September 8, 2013
The U.S. won its first world title since 1999 last year, and now has won back-to-back championships.
“I’m not sure I can totally describe this feeling,” 18U National Team manager, Rob Cooper, said.
“What I do want to say is how proud I am to associated with these 20 young men: what they’ve gone through, how they came together and how they stayed together. In this tournament you saw 20 guys come together for something far more important than themselves and play for the letter on their chest.”
Cooper handed the ball to Brady Aiken (Cardiff by the Sea, Calif.) with the World Cup championship on the line, and the left-hander delivered. He fired seven innings, spreading out five hits and one run while walking two and striking out 10 to earn the victory.
“To have the coaches any my teammates have the faith in me to go out and start this game means everything,” explained Aiken. “It was such an honor. Winning this championship means everything.”
Aiken found himself locked in a pitcher’s duel with Japanese southpaw Yuki Matsui. Matsui worked into the seventh inning, allowing just five hits and two runs while striking out nine and walking a pair. He threw 106 pitches in the losing effort.
Down by a run in the bottom of the fifth inning, Cole Tucker (Phoenix, Ariz.) got the offense started with a single – the first hit for the U.S. on the night. Two batters later, Michael Rivera (Venice, Fla.) singled to put runners on the corners for Adam Haseley (Windermere, Fla.). Haseley hit a ground ball, but hustled down the line to beat the double play attempt and score Tucker from third to tie the game.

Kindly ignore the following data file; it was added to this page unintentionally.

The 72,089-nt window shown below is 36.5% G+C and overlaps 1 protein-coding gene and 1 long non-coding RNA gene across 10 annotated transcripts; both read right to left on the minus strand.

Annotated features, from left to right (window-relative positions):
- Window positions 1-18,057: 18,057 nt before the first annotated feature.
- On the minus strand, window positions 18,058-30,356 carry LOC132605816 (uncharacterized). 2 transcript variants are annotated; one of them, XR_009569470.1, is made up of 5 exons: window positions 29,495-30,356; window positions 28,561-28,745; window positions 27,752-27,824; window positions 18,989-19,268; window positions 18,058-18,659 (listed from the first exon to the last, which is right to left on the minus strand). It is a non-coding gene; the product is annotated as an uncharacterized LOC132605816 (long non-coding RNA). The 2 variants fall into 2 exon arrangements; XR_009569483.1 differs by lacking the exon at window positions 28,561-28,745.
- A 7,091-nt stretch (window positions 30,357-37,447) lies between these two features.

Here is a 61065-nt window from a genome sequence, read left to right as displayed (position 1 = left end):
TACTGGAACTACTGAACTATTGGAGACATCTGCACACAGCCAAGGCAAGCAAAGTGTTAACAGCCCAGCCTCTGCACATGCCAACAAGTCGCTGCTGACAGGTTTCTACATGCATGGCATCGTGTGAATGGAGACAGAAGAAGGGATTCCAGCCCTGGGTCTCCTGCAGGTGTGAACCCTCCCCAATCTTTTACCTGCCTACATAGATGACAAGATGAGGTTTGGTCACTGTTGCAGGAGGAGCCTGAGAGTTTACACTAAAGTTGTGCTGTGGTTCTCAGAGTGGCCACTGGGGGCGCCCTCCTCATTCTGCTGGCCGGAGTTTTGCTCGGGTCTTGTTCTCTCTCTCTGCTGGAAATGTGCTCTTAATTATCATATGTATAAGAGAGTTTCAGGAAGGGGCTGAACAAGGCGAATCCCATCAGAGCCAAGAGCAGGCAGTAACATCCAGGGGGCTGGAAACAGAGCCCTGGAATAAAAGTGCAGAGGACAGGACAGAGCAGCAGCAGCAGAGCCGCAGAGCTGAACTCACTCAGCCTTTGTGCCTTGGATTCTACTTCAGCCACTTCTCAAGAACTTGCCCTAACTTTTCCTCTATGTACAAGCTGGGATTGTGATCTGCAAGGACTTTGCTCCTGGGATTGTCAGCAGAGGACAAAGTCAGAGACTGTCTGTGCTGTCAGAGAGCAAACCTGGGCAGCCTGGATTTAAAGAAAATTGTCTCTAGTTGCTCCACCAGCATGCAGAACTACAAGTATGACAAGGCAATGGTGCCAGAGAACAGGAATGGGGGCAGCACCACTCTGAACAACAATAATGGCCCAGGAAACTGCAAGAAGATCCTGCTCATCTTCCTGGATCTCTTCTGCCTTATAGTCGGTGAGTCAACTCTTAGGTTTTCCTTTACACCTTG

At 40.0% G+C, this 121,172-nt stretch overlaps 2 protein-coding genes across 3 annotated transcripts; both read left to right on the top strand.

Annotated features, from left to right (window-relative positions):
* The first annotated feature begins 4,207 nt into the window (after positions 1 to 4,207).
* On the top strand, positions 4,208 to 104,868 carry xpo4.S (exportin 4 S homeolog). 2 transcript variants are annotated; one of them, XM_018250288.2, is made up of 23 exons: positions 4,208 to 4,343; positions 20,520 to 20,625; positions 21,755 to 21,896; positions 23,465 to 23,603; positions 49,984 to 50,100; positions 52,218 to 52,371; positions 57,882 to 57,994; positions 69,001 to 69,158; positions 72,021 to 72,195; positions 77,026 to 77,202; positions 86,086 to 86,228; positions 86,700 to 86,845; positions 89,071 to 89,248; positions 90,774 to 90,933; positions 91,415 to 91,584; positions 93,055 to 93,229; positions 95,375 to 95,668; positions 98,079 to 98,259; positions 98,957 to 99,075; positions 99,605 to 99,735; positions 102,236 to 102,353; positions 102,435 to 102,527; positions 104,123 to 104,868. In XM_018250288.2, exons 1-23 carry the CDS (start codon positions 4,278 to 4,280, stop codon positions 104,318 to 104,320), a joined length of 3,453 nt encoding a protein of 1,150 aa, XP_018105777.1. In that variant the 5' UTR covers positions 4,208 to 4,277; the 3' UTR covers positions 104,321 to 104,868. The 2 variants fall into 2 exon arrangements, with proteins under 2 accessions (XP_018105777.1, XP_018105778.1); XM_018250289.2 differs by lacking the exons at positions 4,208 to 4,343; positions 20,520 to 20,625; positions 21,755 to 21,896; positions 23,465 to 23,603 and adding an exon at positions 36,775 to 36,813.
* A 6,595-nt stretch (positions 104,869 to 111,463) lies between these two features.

An inning later, the offense went back to work. With two outs, Jakson Reetz (Hickman, Neb.) doubled down the left field line, and was driven in by a single from Bryson Brigman (San Jose, Calif.) to give the U.S. the lead.
With Aiken working in the seventh inning, he got an assist from his back stop Rivera. After a strike out on a missed two-strike bunt attempt, Rivera fired to first to pick off Ryuma Mori. Aiken punched out the next hitter to end the frame and hold the 2-1 U.S. lead.
In the bottom of the seventh, the Red, White and Blue grinded out a run in a third consecutive frame. Trace Loehr (Milwaukie, Ore.) hit the inning’s first pitch for a single, forcing a Japan pitching change. Reliever Taisuke Yamaoka’s first pitch was wild, allowing Loehr to advance to second. After Rivera sacrificed him over, Keaton McKinney (Ankeny, Iowa) singled through the right side to push the lead to 3-2.
Cooper wasted no time with the two-run lead, electing to go to closer Luis Ortiz (Sanger, Calif.) to start the eighth inning. With a runner on first, catcher Tomoya Mori skied a ball into foul territory just into the seats, but Haseley leaped, making an incredible catch.
Japan would strike for one in the inning on a two out single to cut the lead to 3-2, but Ortiz would silence the Japanese bats in the ninth inning to seal the victory and initiate a wild dog pile celebration on the field.
“To be a part of this is something I never even dreamed of,” 18U National Team assistant coach, Kevin Wilson, remarked. “When I got this opportunity, this was my goal. When the game ended I had to ask (Mike) Maack how we got the last out, I was just so overwhelmed.”
During the closing ceremony, Ortiz was named the tournament’s MVP after going 1-0 with three saves in five appearances. Ortiz allowed just two earned runs in eight and one-third innings pitched while striking out 12.
Adam Haseley was honored as one of three “Best Outfielders” and for leading the tournament in batting average (.452). Michael Rivera was named “Best Third Baseman.”